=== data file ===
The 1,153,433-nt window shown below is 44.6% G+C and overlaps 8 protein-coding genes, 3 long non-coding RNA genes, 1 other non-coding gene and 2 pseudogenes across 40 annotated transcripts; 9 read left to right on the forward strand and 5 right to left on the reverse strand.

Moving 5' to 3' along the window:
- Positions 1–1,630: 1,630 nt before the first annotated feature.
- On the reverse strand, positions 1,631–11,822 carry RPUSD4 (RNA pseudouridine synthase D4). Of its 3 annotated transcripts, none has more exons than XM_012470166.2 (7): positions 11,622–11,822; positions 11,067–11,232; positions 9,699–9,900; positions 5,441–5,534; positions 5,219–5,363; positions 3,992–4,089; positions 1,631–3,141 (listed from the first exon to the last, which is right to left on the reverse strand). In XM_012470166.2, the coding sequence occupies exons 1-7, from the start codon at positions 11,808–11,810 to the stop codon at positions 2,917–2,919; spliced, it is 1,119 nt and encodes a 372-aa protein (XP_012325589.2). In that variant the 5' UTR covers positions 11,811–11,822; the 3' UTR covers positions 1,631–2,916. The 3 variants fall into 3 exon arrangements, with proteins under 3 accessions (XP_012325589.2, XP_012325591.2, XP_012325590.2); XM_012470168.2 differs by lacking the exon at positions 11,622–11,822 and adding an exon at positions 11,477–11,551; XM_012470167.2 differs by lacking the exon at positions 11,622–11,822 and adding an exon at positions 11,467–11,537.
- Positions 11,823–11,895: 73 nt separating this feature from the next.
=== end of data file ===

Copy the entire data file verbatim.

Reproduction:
The 1,153,433-nt window shown below is 44.6% G+C and overlaps 8 protein-coding genes, 3 long non-coding RNA genes, 1 other non-coding gene and 2 pseudogenes across 40 annotated transcripts; 9 read left to right on the forward strand and 5 right to left on the reverse strand.

Moving 5' to 3' along the window:
- Positions 1–1,630: 1,630 nt before the first annotated feature.
- On the reverse strand, positions 1,631–11,822 carry RPUSD4 (RNA pseudouridine synthase D4). Of its 3 annotated transcripts, none has more exons than XM_012470166.2 (7): positions 11,622–11,822; positions 11,067–11,232; positions 9,699–9,900; positions 5,441–5,534; positions 5,219–5,363; positions 3,992–4,089; positions 1,631–3,141 (listed from the first exon to the last, which is right to left on the reverse strand). In XM_012470166.2, the coding sequence occupies exons 1-7, from the start codon at positions 11,808–11,810 to the stop codon at positions 2,917–2,919; spliced, it is 1,119 nt and encodes a 372-aa protein (XP_012325589.2). In that variant the 5' UTR covers positions 11,811–11,822; the 3' UTR covers positions 1,631–2,916. The 3 variants fall into 3 exon arrangements, with proteins under 3 accessions (XP_012325589.2, XP_012325591.2, XP_012325590.2); XM_012470168.2 differs by lacking the exon at positions 11,622–11,822 and adding an exon at positions 11,477–11,551; XM_012470167.2 differs by lacking the exon at positions 11,622–11,822 and adding an exon at positions 11,467–11,537.
- Positions 11,823–11,895: 73 nt separating this feature from the next.